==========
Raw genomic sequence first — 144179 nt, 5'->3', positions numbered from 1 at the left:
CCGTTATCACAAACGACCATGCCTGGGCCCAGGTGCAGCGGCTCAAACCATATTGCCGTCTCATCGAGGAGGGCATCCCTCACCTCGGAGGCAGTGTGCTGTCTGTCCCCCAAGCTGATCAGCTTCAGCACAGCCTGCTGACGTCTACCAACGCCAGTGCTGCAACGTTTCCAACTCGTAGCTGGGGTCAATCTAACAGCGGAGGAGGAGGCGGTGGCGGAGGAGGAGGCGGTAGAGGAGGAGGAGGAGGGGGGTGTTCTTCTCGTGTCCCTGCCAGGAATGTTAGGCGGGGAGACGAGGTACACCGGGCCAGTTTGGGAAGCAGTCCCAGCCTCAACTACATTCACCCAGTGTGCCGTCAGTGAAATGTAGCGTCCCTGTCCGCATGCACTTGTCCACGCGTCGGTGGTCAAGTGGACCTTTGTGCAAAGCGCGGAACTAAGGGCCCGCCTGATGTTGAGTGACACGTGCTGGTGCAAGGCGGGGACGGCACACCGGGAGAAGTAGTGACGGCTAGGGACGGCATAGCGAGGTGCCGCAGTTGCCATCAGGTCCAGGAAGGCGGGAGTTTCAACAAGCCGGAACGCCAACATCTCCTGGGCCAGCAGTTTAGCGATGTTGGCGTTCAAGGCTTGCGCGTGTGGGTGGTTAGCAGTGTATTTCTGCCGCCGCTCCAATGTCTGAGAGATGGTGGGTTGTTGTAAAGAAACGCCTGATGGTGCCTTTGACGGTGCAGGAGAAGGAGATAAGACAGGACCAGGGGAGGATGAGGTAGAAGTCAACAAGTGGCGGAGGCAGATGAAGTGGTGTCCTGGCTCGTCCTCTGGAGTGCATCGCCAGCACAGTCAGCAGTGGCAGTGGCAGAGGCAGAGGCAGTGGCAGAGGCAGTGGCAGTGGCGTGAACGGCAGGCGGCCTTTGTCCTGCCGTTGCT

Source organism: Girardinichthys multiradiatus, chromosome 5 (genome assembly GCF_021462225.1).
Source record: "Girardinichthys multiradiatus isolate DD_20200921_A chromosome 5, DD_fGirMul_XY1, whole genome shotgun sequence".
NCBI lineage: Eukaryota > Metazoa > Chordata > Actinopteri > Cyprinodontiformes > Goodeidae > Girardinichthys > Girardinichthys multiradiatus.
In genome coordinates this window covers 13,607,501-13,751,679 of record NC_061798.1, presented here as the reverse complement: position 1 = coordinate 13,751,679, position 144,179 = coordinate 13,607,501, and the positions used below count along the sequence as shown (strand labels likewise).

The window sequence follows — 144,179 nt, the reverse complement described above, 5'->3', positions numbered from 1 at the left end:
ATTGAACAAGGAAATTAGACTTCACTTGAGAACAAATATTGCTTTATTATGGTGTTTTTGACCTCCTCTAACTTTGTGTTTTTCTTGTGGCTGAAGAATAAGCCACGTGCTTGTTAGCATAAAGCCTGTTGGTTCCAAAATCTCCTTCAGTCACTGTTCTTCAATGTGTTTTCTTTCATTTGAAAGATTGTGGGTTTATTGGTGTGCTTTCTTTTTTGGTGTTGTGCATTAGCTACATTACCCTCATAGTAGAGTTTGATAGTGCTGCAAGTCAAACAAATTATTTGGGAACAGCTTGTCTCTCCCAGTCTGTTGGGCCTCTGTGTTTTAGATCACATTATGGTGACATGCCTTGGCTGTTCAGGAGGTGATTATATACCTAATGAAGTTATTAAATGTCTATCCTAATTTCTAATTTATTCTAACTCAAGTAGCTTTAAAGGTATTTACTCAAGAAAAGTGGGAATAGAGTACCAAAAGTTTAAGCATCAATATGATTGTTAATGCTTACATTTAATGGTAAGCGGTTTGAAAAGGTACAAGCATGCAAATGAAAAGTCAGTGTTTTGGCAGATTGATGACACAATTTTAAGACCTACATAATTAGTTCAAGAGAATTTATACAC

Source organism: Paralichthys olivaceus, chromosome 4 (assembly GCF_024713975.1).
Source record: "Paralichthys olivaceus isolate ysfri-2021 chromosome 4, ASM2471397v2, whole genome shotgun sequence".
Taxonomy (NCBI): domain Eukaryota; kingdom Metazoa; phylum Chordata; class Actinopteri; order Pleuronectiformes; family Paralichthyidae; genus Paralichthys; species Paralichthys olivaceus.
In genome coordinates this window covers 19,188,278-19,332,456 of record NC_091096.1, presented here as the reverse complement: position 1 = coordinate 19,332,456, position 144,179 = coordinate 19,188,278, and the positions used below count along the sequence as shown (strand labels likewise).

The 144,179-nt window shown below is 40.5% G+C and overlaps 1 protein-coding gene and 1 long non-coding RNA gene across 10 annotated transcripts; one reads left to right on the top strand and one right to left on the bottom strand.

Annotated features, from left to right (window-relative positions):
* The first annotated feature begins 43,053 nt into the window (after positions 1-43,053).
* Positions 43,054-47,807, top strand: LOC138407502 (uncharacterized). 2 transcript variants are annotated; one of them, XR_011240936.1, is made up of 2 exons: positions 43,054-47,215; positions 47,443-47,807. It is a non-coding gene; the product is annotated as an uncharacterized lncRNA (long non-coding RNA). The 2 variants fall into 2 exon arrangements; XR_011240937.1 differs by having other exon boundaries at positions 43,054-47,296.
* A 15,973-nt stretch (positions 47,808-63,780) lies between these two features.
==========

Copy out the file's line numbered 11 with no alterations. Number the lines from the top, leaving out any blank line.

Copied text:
Taxonomy (NCBI): domain Eukaryota; kingdom Metazoa; phylum Chordata; class Actinopteri; order Pleuronectiformes; family Paralichthyidae; genus Paralichthys; species Paralichthys olivaceus.